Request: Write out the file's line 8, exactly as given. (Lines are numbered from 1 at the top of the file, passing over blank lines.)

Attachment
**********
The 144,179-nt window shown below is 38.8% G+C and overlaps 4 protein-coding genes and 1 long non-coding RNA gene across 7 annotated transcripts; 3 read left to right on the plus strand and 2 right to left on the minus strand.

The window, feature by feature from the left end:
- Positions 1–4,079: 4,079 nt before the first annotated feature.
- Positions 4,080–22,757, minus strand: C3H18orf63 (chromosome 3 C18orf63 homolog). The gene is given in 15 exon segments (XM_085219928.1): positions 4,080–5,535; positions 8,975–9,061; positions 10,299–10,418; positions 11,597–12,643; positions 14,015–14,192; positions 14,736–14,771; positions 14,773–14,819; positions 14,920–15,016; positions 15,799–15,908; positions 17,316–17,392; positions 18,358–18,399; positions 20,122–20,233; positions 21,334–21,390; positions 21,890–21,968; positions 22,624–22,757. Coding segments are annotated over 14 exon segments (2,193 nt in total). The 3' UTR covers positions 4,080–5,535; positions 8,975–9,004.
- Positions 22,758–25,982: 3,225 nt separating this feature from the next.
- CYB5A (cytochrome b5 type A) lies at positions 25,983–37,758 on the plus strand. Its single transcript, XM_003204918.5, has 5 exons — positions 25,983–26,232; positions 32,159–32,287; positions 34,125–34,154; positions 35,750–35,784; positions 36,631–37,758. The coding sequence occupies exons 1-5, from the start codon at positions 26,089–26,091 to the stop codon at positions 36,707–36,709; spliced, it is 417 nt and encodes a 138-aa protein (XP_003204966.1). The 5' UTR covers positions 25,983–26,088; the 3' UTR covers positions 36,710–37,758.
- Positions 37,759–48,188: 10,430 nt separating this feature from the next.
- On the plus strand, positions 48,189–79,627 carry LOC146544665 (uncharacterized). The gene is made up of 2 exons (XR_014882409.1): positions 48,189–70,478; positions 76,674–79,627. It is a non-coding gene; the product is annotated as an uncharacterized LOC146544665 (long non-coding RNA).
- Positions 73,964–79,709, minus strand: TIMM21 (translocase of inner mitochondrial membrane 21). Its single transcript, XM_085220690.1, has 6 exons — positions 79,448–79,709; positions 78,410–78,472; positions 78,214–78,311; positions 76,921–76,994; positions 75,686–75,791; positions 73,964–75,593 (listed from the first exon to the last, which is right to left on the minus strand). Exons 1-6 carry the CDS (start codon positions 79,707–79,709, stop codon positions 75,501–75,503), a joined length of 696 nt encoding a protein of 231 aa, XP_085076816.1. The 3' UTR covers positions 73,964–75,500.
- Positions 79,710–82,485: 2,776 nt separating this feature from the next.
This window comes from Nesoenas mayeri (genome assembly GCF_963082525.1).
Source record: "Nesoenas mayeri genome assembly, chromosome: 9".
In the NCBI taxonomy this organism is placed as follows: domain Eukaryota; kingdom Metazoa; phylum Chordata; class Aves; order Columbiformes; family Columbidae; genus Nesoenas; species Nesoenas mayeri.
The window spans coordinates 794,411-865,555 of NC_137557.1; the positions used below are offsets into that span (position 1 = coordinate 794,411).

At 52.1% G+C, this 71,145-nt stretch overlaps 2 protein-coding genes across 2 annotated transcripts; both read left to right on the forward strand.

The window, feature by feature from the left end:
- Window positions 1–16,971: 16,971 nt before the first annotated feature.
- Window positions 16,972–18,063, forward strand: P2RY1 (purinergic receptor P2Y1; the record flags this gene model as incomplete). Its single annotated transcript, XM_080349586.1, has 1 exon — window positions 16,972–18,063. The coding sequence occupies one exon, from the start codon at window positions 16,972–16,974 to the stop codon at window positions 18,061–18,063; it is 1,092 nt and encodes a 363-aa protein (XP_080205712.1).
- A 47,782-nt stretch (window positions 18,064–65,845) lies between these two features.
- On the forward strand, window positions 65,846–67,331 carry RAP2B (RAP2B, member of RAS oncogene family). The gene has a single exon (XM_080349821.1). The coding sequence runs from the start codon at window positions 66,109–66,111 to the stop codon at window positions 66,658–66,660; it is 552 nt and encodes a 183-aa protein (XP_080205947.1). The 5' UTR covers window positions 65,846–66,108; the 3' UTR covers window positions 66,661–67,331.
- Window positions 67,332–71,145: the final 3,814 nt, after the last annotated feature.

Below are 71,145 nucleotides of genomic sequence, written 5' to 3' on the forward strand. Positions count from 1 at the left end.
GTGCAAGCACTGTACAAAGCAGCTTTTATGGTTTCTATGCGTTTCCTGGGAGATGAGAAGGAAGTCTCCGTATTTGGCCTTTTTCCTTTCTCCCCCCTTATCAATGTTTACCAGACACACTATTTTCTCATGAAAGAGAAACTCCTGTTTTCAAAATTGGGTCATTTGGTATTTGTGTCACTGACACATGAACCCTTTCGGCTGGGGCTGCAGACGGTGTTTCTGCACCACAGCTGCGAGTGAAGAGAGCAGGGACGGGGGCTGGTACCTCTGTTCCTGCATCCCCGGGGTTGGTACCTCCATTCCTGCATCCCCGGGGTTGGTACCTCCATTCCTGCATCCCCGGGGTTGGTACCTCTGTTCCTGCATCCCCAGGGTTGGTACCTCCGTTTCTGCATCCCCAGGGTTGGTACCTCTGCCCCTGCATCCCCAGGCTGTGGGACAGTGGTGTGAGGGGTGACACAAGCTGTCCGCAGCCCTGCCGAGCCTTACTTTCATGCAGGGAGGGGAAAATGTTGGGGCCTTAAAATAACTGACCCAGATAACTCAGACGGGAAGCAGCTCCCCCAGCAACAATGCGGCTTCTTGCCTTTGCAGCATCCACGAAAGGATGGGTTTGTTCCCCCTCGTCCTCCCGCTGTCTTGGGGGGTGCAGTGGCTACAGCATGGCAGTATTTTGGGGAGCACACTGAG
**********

- On the plus strand, positions 48,189–79,627 carry LOC146544665 (uncharacterized). The gene is made up of 2 exons (XR_014882409.1): positions 48,189–70,478; positions 76,674–79,627. It is a non-coding gene; the product is annotated as an uncharacterized LOC146544665 (long non-coding RNA).